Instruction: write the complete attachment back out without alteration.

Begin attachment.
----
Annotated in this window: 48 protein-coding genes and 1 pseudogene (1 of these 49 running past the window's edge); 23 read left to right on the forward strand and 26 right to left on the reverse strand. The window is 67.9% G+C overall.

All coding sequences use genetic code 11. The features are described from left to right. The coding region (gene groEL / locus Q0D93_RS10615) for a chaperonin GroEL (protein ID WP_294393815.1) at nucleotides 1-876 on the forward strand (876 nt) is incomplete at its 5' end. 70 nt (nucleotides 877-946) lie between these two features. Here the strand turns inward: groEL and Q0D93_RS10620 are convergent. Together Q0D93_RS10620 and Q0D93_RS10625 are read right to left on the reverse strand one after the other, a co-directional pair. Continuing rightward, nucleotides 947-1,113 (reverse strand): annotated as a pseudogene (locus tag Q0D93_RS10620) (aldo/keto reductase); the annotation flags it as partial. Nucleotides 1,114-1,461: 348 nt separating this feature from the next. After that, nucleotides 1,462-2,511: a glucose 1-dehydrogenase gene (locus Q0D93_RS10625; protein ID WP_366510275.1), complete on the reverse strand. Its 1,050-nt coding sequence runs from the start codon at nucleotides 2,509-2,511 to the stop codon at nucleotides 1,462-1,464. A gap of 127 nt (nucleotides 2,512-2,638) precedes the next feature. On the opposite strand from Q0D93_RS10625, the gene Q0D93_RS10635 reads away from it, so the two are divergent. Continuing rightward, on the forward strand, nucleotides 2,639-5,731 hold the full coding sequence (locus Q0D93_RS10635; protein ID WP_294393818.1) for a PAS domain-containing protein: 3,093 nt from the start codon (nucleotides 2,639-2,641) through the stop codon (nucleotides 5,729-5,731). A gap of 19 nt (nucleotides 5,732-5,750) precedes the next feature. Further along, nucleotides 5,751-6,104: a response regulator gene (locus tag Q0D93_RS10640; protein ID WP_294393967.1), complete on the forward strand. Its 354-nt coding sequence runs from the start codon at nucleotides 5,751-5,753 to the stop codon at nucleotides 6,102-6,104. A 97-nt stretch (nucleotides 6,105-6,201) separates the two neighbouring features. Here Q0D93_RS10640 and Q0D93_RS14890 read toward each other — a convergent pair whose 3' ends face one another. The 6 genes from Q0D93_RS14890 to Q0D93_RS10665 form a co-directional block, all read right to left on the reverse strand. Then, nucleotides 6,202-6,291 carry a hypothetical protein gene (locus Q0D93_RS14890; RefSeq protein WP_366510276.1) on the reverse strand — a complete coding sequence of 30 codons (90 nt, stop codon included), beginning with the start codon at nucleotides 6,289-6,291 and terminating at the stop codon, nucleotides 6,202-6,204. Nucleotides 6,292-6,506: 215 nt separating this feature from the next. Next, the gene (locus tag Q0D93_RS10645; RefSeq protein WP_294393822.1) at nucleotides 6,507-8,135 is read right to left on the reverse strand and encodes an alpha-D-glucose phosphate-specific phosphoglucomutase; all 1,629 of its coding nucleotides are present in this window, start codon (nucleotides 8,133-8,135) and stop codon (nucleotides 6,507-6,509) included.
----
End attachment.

Annotated in this window: 48 protein-coding genes and 1 pseudogene (1 of these 49 running past the window's edge); 23 read left to right on the forward strand and 26 right to left on the reverse strand. The window is 67.9% G+C overall.

All coding sequences use genetic code 11. The features are described from left to right. The coding region (gene groEL / locus Q0D93_RS10615) for a chaperonin GroEL (protein ID WP_294393815.1) at nucleotides 1-876 on the forward strand (876 nt) is incomplete at its 5' end. 70 nt (nucleotides 877-946) lie between these two features. Here the strand turns inward: groEL and Q0D93_RS10620 are convergent. Together Q0D93_RS10620 and Q0D93_RS10625 are read right to left on the reverse strand one after the other, a co-directional pair. Continuing rightward, nucleotides 947-1,113 (reverse strand): annotated as a pseudogene (locus tag Q0D93_RS10620) (aldo/keto reductase); the annotation flags it as partial. Nucleotides 1,114-1,461: 348 nt separating this feature from the next. After that, nucleotides 1,462-2,511: a glucose 1-dehydrogenase gene (locus Q0D93_RS10625; protein ID WP_366510275.1), complete on the reverse strand. Its 1,050-nt coding sequence runs from the start codon at nucleotides 2,509-2,511 to the stop codon at nucleotides 1,462-1,464. A gap of 127 nt (nucleotides 2,512-2,638) precedes the next feature. On the opposite strand from Q0D93_RS10625, the gene Q0D93_RS10635 reads away from it, so the two are divergent. Continuing rightward, on the forward strand, nucleotides 2,639-5,731 hold the full coding sequence (locus Q0D93_RS10635; protein ID WP_294393818.1) for a PAS domain-containing protein: 3,093 nt from the start codon (nucleotides 2,639-2,641) through the stop codon (nucleotides 5,729-5,731). A gap of 19 nt (nucleotides 5,732-5,750) precedes the next feature. Further along, nucleotides 5,751-6,104: a response regulator gene (locus tag Q0D93_RS10640; protein ID WP_294393967.1), complete on the forward strand. Its 354-nt coding sequence runs from the start codon at nucleotides 5,751-5,753 to the stop codon at nucleotides 6,102-6,104. A 97-nt stretch (nucleotides 6,105-6,201) separates the two neighbouring features. Here Q0D93_RS10640 and Q0D93_RS14890 read toward each other — a convergent pair whose 3' ends face one another. The 6 genes from Q0D93_RS14890 to Q0D93_RS10665 form a co-directional block, all read right to left on the reverse strand. Then, nucleotides 6,202-6,291 carry a hypothetical protein gene (locus Q0D93_RS14890; RefSeq protein WP_366510276.1) on the reverse strand — a complete coding sequence of 30 codons (90 nt, stop codon included), beginning with the start codon at nucleotides 6,289-6,291 and terminating at the stop codon, nucleotides 6,202-6,204. Nucleotides 6,292-6,506: 215 nt separating this feature from the next. Next, the gene (locus tag Q0D93_RS10645; RefSeq protein WP_294393822.1) at nucleotides 6,507-8,135 is read right to left on the reverse strand and encodes an alpha-D-glucose phosphate-specific phosphoglucomutase; all 1,629 of its coding nucleotides are present in this window, start codon (nucleotides 8,133-8,135) and stop codon (nucleotides 6,507-6,509) included.